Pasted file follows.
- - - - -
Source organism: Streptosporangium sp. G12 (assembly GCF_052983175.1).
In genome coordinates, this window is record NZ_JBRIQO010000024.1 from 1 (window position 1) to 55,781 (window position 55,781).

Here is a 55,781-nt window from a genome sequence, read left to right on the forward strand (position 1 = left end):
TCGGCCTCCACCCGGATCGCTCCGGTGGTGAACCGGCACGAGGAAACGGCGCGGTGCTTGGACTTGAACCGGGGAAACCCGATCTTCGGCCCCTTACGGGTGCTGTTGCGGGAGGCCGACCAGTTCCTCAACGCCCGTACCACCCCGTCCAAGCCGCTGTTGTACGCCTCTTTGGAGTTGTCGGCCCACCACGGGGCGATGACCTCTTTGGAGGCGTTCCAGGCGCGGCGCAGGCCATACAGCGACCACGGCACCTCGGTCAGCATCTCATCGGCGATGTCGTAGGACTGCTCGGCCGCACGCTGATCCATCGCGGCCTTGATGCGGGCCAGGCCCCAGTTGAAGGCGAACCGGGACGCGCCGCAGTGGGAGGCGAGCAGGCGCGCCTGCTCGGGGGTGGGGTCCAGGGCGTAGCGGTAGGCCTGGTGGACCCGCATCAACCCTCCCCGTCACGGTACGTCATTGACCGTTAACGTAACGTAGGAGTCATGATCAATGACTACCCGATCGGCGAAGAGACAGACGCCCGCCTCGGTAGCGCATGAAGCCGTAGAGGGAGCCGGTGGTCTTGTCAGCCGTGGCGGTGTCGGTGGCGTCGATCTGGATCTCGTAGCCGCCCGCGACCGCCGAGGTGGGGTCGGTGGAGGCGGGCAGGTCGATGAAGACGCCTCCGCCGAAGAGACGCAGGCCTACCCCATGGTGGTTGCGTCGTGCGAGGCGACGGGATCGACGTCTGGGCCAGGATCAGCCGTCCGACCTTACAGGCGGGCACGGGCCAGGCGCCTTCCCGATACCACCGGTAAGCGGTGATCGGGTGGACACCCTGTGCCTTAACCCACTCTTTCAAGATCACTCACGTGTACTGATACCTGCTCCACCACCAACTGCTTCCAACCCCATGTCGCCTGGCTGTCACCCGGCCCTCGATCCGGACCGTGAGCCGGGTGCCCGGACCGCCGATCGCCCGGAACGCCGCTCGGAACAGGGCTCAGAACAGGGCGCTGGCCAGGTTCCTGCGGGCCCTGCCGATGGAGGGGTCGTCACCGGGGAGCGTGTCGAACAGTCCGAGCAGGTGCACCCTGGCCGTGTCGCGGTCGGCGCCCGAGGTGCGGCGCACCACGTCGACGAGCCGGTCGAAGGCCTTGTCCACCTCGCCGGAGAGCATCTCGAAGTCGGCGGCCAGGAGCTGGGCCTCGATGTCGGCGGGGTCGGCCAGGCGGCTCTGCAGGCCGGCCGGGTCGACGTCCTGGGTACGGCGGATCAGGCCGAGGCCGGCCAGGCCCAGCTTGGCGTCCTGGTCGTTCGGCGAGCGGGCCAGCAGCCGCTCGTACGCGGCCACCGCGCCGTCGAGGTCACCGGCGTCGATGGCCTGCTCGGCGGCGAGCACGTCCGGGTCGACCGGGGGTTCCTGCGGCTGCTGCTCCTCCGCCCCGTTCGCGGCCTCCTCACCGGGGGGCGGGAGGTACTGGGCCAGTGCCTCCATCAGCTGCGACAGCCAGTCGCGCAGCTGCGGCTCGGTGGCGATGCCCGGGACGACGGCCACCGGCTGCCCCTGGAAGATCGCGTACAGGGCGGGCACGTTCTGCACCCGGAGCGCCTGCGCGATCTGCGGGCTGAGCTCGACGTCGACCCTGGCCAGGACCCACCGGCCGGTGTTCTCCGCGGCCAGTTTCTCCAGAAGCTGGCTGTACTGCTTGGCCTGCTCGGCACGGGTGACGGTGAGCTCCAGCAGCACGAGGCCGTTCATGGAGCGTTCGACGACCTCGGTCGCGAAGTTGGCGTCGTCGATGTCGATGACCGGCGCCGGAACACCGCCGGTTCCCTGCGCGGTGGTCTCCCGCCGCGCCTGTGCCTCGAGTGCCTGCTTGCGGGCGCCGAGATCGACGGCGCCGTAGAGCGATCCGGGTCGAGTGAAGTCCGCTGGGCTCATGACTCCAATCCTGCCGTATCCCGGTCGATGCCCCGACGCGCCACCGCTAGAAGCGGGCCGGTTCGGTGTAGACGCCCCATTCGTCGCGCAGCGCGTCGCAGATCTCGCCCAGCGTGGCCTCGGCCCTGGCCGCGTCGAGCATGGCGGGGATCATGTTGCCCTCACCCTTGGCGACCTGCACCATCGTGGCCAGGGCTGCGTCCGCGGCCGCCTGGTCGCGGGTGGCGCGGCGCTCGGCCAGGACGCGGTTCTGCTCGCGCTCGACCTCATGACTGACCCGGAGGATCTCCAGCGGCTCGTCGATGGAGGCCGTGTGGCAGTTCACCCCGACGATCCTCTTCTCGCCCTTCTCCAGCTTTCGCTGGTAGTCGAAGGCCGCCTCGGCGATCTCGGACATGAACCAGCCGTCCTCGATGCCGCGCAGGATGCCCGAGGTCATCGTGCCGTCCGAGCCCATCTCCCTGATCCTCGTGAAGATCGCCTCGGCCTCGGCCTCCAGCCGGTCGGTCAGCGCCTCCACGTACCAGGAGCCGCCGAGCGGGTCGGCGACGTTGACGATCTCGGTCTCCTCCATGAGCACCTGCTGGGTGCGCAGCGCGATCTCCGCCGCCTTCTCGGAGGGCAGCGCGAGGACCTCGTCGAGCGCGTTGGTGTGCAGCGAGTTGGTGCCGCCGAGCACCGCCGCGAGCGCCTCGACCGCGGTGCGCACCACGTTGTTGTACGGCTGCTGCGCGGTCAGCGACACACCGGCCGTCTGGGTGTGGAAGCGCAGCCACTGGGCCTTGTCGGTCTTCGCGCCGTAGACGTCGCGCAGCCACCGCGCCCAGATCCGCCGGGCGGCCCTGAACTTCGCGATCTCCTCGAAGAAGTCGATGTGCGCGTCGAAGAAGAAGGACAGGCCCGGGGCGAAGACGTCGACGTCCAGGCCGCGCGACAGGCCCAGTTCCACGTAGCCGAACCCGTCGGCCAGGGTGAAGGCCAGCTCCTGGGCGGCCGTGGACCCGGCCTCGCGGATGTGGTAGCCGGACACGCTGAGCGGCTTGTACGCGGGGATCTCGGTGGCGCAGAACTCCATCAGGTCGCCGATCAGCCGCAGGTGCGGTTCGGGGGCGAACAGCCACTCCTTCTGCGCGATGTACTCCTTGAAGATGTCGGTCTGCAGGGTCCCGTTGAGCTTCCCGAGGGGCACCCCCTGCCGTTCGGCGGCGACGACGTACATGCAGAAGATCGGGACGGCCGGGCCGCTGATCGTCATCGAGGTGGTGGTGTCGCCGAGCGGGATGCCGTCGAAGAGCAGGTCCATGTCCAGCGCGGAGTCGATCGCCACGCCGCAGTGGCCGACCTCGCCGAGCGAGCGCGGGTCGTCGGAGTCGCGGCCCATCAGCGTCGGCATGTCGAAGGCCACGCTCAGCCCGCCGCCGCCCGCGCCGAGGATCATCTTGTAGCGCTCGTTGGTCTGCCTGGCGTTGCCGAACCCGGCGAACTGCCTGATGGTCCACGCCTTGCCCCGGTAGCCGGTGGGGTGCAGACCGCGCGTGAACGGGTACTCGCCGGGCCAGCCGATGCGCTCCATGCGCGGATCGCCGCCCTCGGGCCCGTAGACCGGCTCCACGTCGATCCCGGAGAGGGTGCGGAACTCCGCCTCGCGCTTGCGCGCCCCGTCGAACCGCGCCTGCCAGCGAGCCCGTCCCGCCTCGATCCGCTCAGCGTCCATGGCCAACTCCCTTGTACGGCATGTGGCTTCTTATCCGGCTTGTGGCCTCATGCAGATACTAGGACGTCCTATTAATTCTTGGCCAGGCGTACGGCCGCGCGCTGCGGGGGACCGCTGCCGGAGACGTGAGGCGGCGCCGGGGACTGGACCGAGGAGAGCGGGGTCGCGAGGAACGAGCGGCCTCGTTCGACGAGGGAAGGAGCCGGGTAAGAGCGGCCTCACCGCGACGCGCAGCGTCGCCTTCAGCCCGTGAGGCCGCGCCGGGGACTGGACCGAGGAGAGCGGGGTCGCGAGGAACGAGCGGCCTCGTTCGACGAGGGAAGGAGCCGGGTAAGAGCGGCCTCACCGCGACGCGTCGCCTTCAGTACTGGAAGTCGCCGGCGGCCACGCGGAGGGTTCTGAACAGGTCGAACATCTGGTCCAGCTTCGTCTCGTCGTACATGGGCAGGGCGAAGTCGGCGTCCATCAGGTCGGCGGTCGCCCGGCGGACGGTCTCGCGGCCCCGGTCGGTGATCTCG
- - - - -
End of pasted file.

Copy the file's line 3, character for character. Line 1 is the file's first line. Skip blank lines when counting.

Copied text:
Here is a 55,781-nt window from a genome sequence, read left to right on the forward strand (position 1 = left end):